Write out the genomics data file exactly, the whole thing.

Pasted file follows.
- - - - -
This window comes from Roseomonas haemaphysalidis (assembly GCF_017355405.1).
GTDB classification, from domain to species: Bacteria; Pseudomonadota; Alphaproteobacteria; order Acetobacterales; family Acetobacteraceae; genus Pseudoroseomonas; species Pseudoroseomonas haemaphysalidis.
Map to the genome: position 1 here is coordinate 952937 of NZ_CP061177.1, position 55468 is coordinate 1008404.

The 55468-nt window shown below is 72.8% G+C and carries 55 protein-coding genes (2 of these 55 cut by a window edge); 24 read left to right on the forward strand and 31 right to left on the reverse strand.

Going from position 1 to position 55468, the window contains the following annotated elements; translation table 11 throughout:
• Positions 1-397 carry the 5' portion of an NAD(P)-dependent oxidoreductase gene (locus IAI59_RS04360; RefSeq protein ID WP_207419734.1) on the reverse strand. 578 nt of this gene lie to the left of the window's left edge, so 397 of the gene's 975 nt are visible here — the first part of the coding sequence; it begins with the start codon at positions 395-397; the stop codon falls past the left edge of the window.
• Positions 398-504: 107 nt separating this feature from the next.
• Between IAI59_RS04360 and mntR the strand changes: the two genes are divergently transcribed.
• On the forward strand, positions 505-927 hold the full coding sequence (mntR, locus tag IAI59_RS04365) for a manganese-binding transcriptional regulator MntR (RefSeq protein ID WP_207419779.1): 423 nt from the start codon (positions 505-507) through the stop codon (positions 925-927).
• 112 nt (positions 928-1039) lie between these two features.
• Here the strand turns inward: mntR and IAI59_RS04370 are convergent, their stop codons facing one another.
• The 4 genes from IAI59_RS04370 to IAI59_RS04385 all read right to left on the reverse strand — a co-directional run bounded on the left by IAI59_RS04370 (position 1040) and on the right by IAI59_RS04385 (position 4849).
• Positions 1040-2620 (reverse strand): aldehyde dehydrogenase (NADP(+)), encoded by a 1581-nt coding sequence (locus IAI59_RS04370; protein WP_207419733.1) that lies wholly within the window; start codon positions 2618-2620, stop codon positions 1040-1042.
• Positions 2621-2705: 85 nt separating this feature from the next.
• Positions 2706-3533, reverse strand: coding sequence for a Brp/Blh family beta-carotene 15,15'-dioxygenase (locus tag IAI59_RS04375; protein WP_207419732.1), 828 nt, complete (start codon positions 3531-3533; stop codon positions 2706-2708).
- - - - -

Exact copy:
This window comes from Roseomonas haemaphysalidis (assembly GCF_017355405.1).
GTDB classification, from domain to species: Bacteria; Pseudomonadota; Alphaproteobacteria; order Acetobacterales; family Acetobacteraceae; genus Pseudoroseomonas; species Pseudoroseomonas haemaphysalidis.
Map to the genome: position 1 here is coordinate 952937 of NZ_CP061177.1, position 55468 is coordinate 1008404.

The 55468-nt window shown below is 72.8% G+C and carries 55 protein-coding genes (2 of these 55 cut by a window edge); 24 read left to right on the forward strand and 31 right to left on the reverse strand.

Going from position 1 to position 55468, the window contains the following annotated elements; translation table 11 throughout:
• Positions 1-397 carry the 5' portion of an NAD(P)-dependent oxidoreductase gene (locus IAI59_RS04360; RefSeq protein ID WP_207419734.1) on the reverse strand. 578 nt of this gene lie to the left of the window's left edge, so 397 of the gene's 975 nt are visible here — the first part of the coding sequence; it begins with the start codon at positions 395-397; the stop codon falls past the left edge of the window.
• Positions 398-504: 107 nt separating this feature from the next.
• Between IAI59_RS04360 and mntR the strand changes: the two genes are divergently transcribed.
• On the forward strand, positions 505-927 hold the full coding sequence (mntR, locus tag IAI59_RS04365) for a manganese-binding transcriptional regulator MntR (RefSeq protein ID WP_207419779.1): 423 nt from the start codon (positions 505-507) through the stop codon (positions 925-927).
• 112 nt (positions 928-1039) lie between these two features.
• Here the strand turns inward: mntR and IAI59_RS04370 are convergent, their stop codons facing one another.
• The 4 genes from IAI59_RS04370 to IAI59_RS04385 all read right to left on the reverse strand — a co-directional run bounded on the left by IAI59_RS04370 (position 1040) and on the right by IAI59_RS04385 (position 4849).
• Positions 1040-2620 (reverse strand): aldehyde dehydrogenase (NADP(+)), encoded by a 1581-nt coding sequence (locus IAI59_RS04370; protein WP_207419733.1) that lies wholly within the window; start codon positions 2618-2620, stop codon positions 1040-1042.
• Positions 2621-2705: 85 nt separating this feature from the next.
• Positions 2706-3533, reverse strand: coding sequence for a Brp/Blh family beta-carotene 15,15'-dioxygenase (locus tag IAI59_RS04375; protein WP_207419732.1), 828 nt, complete (start codon positions 3531-3533; stop codon positions 2706-2708).